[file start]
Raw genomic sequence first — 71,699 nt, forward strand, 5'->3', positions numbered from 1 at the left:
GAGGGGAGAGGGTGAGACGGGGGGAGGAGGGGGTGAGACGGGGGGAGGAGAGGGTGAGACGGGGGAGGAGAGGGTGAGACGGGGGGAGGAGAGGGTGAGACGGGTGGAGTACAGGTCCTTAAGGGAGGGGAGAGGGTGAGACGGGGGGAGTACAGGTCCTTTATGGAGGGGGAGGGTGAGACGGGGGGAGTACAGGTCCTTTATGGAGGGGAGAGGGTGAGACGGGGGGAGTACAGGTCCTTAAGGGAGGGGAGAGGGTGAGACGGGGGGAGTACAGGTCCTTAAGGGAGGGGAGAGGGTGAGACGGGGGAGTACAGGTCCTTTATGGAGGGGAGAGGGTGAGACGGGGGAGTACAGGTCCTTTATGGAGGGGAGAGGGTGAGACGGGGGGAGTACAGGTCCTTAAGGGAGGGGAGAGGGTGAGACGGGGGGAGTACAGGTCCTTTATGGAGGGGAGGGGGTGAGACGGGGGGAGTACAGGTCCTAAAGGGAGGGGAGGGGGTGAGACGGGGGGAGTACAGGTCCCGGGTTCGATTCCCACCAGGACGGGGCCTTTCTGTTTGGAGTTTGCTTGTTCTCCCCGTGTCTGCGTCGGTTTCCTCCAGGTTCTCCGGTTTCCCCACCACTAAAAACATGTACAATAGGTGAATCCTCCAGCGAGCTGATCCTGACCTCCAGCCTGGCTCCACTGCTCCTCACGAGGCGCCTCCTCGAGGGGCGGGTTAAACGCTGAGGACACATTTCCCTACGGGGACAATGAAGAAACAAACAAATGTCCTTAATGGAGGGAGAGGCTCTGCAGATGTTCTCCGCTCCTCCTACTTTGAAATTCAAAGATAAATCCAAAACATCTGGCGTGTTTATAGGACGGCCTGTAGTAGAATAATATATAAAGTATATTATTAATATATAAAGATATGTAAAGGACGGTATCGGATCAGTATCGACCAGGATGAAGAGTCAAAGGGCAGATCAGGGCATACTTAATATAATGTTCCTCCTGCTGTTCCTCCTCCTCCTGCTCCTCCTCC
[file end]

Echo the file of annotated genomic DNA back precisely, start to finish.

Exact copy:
Raw genomic sequence first — 71,699 nt, forward strand, 5'->3', positions numbered from 1 at the left:
GAGGGGAGAGGGTGAGACGGGGGGAGGAGGGGGTGAGACGGGGGGAGGAGAGGGTGAGACGGGGGAGGAGAGGGTGAGACGGGGGGAGGAGAGGGTGAGACGGGTGGAGTACAGGTCCTTAAGGGAGGGGAGAGGGTGAGACGGGGGGAGTACAGGTCCTTTATGGAGGGGGAGGGTGAGACGGGGGGAGTACAGGTCCTTTATGGAGGGGAGAGGGTGAGACGGGGGGAGTACAGGTCCTTAAGGGAGGGGAGAGGGTGAGACGGGGGGAGTACAGGTCCTTAAGGGAGGGGAGAGGGTGAGACGGGGGAGTACAGGTCCTTTATGGAGGGGAGAGGGTGAGACGGGGGAGTACAGGTCCTTTATGGAGGGGAGAGGGTGAGACGGGGGGAGTACAGGTCCTTAAGGGAGGGGAGAGGGTGAGACGGGGGGAGTACAGGTCCTTTATGGAGGGGAGGGGGTGAGACGGGGGGAGTACAGGTCCTAAAGGGAGGGGAGGGGGTGAGACGGGGGGAGTACAGGTCCCGGGTTCGATTCCCACCAGGACGGGGCCTTTCTGTTTGGAGTTTGCTTGTTCTCCCCGTGTCTGCGTCGGTTTCCTCCAGGTTCTCCGGTTTCCCCACCACTAAAAACATGTACAATAGGTGAATCCTCCAGCGAGCTGATCCTGACCTCCAGCCTGGCTCCACTGCTCCTCACGAGGCGCCTCCTCGAGGGGCGGGTTAAACGCTGAGGACACATTTCCCTACGGGGACAATGAAGAAACAAACAAATGTCCTTAATGGAGGGAGAGGCTCTGCAGATGTTCTCCGCTCCTCCTACTTTGAAATTCAAAGATAAATCCAAAACATCTGGCGTGTTTATAGGACGGCCTGTAGTAGAATAATATATAAAGTATATTATTAATATATAAAGATATGTAAAGGACGGTATCGGATCAGTATCGACCAGGATGAAGAGTCAAAGGGCAGATCAGGGCATACTTAATATAATGTTCCTCCTGCTGTTCCTCCTCCTCCTGCTCCTCCTCC